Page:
Definite and unconditional promise If a promise to pay is dependent upon an event which is certain to happen, although the time of its happening is uncertain, the promise to pay is unconditional. “I promise to pay B Rs.500 seven days after my marriage with C.” The promise is conditional since the promise is dependent upon marriage of the promisor with C, which may or not happen. “I promise to pay B Rs.500 on D’s death, provided D leaves me enough to pay that sum.” The promise is conditional since the promise is dependent upon the estate inherited by the promisor. Signed by maker A promissory note must be signed by the maker. The signatures may be made on any part of the instrument. Promise to pay a certain sum “I promise to pay B Rs.500 and all other sums which shall be due to him.” Since the amount payable is not certain, it is not a valid promissory note. “I promise to pay B Rs.500 first deducting there from any money which he owes me.” Since the amount payable is not certain, it is not a valid promissory note.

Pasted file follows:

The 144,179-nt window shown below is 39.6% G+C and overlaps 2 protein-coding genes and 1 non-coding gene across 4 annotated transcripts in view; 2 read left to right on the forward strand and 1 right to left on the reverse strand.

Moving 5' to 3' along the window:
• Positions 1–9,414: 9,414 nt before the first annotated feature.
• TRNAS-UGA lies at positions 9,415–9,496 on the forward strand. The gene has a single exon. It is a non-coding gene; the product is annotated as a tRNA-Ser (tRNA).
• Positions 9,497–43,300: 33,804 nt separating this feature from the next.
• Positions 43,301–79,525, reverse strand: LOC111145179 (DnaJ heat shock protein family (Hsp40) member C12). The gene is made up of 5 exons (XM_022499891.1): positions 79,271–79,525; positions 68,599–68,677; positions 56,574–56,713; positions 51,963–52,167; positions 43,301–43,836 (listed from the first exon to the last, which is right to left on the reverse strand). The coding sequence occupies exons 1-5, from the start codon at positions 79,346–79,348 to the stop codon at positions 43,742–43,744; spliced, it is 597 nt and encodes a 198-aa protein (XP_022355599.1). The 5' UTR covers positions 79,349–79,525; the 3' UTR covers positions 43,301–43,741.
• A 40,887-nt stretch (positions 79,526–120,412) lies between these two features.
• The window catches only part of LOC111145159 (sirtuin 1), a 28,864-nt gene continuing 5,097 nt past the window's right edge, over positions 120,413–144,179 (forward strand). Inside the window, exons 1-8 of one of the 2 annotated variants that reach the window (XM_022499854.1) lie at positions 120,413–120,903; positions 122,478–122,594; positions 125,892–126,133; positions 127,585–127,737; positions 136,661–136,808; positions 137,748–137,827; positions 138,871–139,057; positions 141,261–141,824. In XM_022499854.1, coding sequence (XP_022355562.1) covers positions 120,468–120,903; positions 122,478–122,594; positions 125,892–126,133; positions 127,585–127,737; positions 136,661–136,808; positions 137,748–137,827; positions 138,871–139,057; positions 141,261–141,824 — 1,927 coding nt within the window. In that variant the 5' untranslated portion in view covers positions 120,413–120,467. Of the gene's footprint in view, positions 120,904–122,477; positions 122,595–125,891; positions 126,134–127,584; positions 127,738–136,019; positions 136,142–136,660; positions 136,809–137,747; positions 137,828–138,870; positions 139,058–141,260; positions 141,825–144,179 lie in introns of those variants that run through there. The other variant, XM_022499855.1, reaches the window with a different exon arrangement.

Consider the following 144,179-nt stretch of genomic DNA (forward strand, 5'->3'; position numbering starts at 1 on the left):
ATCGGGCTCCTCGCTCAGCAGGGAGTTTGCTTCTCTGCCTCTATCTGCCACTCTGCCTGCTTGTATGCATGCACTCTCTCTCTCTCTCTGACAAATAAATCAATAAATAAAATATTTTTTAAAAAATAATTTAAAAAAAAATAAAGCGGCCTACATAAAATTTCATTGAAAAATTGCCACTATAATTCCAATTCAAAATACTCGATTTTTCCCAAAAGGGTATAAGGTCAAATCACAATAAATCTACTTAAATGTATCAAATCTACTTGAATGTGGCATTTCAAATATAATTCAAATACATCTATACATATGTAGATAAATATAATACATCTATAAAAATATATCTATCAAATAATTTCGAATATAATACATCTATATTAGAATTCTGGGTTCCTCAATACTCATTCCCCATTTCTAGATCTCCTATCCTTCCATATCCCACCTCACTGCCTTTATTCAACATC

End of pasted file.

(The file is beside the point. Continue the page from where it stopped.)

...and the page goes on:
Promise to pay money only “I promise to pay B Rs.500 and to deliver to him my black horse on 1st January next.” It is not a valid promissory note since the promisor is required to deliver his black horse also, which is not ‘money’. Payee must be certain The name of payee must be specified in the promissory note, otherwise it will be invalid. Stamped A promissory note must be stamped. Parties to a promissory note Maker : The person who makes the promissory note is called as maker. His liability is primary and unconditional. Payee : The person to whom money is to be paid is named in the promissory note. He is called as payee. The words “ or to the bearer of the instrument” is inoperative in view of section 31 of the Reserve Bank of India Act, 1934, which provides that no person in India other than Reserve Bank of India or Central Government can make or issue promissory note payable to bearer of the instrument.